A few years ago I started reading Michel Serres. His phrase—that "every form is draped in an infinity of adherences"—began to haunt my writing process. This occurred first when I was writing AFTER URGENCY, and has continued to be an essential impetus for me. Still, when finding my way forward in a poem, I can't forget that an infinity of adherences are present, are draping the ideas that evolve into a formal sentence. I wanted to push my sentences past what I think of as the first layers of attention, the adherence that I am used to. This seemed the right practice to use, to find a way to write toward the shift of perception that my experiences of death seemed to suggest to me. Of course, it is impossible to find, but pressing the sentence farther gave me a sense of the uncanny and that felt true to the form I was endlessly attempting to disclose.
WG: In addition to being a poet, of course, you are one of the founders and publishers of Omnidawn Press. For those unfamiliar with Omnidawn, can you describe its basic mission? Or perhaps asked a different way, why did you feel the need to become a publisher?
RM: My husband Ken Keegan and I began Omnidawn in 2001 because of our conviction that small, independent presses are essential: they disseminate fresh, lively, culturally pertinent and provocative literature. We believe that a society needs many small presses so that widely diverse ideas and points-of-view are easily accessible to everyone. As Italo Calvino tells us "… the function of literature is communication between things that are different simply because they are different, not blunting but even sharpening the differences between them, following the true bent of written language." Ken had wanted to begin a press for years, but we never had the money or time. But in 2001, we realized that there is never enough time or money to begin a project like this—if we waited until if felt safe and secure, then we'd never do it. We so plunged in, aware of the precarious nature of the business, and we've remained wide-eyed with excitement and fear!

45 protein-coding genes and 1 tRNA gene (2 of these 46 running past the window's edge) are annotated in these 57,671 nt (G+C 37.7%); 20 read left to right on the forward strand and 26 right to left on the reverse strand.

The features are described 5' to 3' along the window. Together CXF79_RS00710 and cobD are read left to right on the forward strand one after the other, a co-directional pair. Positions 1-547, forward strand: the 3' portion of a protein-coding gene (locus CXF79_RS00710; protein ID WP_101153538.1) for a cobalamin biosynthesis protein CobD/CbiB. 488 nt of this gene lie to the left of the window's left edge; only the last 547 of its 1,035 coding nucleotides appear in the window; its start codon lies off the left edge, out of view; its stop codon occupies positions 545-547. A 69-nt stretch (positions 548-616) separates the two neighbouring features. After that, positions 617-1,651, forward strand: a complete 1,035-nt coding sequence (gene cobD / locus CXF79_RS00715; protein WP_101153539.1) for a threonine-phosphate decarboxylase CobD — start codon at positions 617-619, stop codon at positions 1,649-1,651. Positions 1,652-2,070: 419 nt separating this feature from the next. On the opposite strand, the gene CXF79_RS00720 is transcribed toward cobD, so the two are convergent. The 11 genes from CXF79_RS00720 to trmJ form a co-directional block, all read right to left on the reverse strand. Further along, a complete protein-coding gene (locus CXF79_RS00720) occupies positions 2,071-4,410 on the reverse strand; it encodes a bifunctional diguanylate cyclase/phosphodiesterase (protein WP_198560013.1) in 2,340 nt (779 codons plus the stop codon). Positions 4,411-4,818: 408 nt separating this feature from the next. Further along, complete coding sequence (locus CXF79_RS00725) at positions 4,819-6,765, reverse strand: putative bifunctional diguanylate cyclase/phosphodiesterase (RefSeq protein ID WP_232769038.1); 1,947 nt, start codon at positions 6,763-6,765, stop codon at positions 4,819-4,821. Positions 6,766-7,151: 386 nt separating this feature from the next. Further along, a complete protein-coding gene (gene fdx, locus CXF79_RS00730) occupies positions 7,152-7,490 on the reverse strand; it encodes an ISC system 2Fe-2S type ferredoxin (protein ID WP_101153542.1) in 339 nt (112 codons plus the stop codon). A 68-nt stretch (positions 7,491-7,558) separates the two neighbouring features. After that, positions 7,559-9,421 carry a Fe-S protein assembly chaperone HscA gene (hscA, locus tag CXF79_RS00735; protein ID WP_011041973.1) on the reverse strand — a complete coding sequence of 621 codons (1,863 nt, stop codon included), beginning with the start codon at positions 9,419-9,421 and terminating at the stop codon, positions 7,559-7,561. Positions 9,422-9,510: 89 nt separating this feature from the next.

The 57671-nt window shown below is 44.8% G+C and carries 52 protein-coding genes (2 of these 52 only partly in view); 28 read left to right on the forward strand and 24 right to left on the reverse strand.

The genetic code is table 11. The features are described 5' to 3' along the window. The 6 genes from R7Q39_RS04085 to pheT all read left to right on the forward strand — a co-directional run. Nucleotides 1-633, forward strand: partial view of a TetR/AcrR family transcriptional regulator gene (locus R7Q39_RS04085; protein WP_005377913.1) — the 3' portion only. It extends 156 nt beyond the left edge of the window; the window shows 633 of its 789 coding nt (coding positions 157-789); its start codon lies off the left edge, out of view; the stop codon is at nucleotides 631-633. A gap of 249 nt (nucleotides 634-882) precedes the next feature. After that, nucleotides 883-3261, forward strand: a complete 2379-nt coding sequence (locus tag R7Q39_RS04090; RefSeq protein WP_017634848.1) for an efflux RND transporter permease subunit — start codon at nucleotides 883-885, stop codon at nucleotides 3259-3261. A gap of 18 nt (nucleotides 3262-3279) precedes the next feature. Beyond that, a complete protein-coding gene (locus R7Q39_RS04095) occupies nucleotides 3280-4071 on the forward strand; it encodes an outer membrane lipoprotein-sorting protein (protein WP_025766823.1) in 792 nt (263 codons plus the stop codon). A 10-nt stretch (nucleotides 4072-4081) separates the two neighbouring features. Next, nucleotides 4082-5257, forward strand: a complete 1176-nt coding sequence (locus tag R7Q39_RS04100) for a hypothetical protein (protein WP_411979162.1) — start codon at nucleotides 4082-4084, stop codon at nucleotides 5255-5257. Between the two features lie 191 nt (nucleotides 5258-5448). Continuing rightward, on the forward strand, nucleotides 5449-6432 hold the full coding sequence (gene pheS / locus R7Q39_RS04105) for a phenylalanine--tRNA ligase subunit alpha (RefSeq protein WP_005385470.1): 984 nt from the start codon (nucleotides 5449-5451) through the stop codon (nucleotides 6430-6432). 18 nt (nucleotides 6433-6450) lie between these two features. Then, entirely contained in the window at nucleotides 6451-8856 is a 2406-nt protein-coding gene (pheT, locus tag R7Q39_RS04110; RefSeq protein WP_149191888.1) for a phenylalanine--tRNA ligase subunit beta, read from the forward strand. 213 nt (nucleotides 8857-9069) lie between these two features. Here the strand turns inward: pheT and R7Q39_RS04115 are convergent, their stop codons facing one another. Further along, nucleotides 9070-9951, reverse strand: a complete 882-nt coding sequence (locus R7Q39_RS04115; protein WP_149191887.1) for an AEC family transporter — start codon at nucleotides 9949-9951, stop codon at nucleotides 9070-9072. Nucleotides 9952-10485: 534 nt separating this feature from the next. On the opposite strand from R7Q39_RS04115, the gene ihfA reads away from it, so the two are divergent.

Since 2001, Omnidawn has produced chapbooks and full-length collections in the genres of poetry, poetics, translation, and fabulist fiction. We are currently publishing 3 to 5 chapbooks year, and 10 to 12 full books each year. All of our books are designed to align with the writer's vision for their work. In addition to our print editions, we now offer a twice-a-month web magazine: OmniVerse. In it, we publish reviews and features of writers who are not published by Omnidawn, It's our way to bring attention to other voices and presses.
We took the name Omnidawn—"omni" (in all ways and places) and "dawn" (the first appearance of natural light)—because it is our hope that our books will offer many opportunities to awake to differences that engage the mind and inspire both courage and compassion, as the works participate in the constantly evolving conversation that is literature.